Special Collections & University Archives houses a wide range of materials that document the university’s long history, from professors’ documents, presidents’ letters and records, to materials that document daily student life. Some might think of the archives as a storage unit for old and irrelevant papers, but that isn’t true at all! The Funeral for Academic event, 2012 collection proves these assumptions wrong.
This is one of my favorite collections in the archives. While this collection is unique for many reasons, two are especially notable: the materials in the collection are very large objects, about three feet in height, and they came from a relatively recent event in our school’s history. In 2012, over 100 students and faculty members marched from the ground floor of Seerley Hall to the Campanile in protest about budget cuts that would close the Malcolm Price Lab School, the UNI Museum, and cut several undergrad programs. The protestors used large, styrofoam tombstones as props, making their march look like a funeral procession. We have added these tombstones to the University Archives, and they list many majors and minors that were cut at that time.
The majority of what is held in the archives, mainly paper materials, fits into standard archival grade boxes that protect the materials from UV damage. However, due to how large the tombstones are, they require specialty boxes and are housed in a spot that has enough room for them. The boxes are also made for materials to lay flat, something that is not always usual for other archival materials. Special Collections & University Archives has figured out how to properly house a number of other materials that have come into our care that are unusual in size. For example, we have blueprints from campus buildings and large maps that have to be stored in drawers lying flat, and we have artworks that need speciality boxes so that they are properly protected.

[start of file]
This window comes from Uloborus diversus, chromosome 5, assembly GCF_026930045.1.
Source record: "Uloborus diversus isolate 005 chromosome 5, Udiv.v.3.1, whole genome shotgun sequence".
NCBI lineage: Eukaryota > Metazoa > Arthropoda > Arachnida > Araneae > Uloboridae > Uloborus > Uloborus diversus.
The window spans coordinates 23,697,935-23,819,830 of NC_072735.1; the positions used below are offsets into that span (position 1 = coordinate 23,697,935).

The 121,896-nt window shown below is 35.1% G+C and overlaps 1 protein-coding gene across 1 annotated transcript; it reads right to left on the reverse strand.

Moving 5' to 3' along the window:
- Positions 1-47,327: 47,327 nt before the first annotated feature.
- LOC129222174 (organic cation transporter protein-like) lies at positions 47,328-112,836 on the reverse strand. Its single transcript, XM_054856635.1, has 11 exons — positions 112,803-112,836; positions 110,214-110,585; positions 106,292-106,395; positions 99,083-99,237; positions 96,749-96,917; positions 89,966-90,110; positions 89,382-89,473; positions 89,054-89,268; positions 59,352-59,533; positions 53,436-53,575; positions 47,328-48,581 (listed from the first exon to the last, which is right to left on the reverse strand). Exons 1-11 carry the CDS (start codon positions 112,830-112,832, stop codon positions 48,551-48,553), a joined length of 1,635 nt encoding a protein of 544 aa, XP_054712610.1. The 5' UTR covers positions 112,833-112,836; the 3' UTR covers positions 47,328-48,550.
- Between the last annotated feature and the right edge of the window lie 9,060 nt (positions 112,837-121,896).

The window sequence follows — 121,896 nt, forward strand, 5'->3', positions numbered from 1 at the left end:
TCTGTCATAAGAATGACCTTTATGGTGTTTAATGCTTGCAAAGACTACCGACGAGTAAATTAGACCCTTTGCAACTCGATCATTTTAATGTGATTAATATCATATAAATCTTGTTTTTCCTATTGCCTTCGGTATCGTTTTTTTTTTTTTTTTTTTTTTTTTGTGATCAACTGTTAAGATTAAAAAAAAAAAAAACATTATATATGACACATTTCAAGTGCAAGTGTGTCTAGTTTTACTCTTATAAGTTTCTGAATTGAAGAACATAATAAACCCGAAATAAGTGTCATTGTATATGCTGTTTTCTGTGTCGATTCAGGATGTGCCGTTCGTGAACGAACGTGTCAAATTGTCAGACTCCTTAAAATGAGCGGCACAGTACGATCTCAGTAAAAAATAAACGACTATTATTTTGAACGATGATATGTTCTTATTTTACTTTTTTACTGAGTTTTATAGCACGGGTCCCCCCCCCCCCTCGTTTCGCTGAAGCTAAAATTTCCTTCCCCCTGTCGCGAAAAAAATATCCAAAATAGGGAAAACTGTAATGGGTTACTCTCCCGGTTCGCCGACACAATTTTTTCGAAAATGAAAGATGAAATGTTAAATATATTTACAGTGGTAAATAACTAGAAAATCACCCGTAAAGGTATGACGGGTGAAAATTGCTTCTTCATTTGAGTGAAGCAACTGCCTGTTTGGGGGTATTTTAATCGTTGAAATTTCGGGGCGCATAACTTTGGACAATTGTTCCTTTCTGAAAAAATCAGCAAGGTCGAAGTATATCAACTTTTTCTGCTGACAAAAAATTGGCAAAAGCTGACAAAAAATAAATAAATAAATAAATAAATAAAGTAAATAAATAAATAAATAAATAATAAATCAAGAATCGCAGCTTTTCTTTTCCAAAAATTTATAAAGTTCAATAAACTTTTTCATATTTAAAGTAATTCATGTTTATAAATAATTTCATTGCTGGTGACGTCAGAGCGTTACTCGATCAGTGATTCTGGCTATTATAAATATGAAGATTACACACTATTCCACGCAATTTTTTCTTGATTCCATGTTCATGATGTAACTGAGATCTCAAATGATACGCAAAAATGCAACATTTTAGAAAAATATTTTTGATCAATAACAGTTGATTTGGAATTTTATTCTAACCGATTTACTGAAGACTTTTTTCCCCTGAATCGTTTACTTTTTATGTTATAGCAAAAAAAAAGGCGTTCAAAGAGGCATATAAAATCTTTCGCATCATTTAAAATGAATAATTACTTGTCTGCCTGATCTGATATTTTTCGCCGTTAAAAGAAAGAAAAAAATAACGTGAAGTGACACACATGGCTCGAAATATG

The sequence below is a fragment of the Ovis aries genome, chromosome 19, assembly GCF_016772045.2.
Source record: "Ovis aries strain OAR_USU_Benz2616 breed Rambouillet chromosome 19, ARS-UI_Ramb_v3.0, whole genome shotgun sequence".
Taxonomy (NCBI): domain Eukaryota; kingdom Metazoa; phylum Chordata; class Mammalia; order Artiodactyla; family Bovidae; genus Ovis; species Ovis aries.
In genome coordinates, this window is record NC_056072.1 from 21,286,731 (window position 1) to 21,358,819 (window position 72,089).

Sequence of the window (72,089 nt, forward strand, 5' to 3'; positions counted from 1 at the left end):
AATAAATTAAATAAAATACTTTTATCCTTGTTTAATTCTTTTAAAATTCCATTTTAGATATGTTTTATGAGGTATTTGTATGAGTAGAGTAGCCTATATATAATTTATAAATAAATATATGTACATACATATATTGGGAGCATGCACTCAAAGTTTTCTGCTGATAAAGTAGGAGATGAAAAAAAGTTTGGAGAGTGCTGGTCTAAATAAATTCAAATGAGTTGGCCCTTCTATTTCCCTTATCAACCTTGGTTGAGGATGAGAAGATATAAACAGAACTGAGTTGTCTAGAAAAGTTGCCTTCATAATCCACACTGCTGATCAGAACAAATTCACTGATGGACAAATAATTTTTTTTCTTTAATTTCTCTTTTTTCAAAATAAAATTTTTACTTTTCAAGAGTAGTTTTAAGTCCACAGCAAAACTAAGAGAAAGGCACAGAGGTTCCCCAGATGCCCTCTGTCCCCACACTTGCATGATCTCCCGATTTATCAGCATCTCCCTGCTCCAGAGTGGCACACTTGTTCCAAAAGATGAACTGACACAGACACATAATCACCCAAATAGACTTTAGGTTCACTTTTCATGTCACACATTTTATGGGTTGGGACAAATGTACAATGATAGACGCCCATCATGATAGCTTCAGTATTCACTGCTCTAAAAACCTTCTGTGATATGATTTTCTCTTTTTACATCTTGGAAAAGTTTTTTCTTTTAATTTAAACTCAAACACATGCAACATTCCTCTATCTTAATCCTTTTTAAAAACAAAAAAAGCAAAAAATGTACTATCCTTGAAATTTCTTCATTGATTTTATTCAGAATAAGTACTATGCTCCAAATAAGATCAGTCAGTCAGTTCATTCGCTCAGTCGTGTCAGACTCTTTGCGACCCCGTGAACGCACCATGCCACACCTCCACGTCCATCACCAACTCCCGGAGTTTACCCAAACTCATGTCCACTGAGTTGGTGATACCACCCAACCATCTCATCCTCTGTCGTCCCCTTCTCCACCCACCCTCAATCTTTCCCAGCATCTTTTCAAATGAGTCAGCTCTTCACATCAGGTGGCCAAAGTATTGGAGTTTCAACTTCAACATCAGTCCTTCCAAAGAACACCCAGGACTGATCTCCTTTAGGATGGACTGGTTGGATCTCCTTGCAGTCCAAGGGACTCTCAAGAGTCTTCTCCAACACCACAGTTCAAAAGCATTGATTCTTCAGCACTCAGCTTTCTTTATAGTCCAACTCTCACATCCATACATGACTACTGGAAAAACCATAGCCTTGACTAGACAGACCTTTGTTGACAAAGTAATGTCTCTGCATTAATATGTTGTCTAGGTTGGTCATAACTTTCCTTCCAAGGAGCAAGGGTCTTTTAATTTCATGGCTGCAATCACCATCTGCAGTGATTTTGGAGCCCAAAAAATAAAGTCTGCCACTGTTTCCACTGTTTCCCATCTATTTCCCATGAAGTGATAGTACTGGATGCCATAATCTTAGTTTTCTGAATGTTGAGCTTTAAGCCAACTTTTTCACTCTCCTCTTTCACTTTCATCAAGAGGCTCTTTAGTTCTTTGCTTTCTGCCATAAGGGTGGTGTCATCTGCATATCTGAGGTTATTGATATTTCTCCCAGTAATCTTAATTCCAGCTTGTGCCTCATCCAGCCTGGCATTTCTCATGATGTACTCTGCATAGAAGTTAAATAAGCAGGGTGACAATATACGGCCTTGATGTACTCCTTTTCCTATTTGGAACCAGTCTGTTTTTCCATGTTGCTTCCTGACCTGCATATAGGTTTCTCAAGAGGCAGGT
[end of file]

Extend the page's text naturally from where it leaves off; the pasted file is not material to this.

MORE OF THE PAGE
These tombstones illustrate how important and versatile the archives are. Archives typically do have materials from hundreds of years ago, and Special Collections & University Archives is no exception. However, they also document history that is being made every day, and they do this by keeping materials that were made by ordinary people right now.
Do you have materials that show your experience at UNI? Special Collections & University Archives takes donations! We’ve added thousands of photographs, scrapbooks, flyers and programs from events, journals, and other items to our collections from alumni, professors, and community members, and we are always interested in materials from current students and student organizations. If you would like to donate your UNI memorabilia once campus re-opens after this COVID-19 outbreak, please visit with the University Archivist, Jaycie Vos, at (319-273-6307) or firstname.lastname@example.org.
Essay written by SC&UA student employee Lily Schwarz, April 2020
“Funeral for Academics Event, 2012.” Funeral for Academics event, 2012 | Special Collections & University Archives, April 2019. https://scua.library.uni.edu/classification-schedule/17-student-life/170....
2 styrofoam tombstones, in the Student Life - General #17/00/05, Funeral for Academics event, 2012, Rod Library, University of Northern Iowa.
Ti, Linh Mai. “'Funeral' held to protest academic program cuts.” Northern Iowa, March 27, 2012, Special Collections & University Archives at Rod Library. https://indexuni.library.uni.edu/articles/73440, Accessed on April 8, 2020.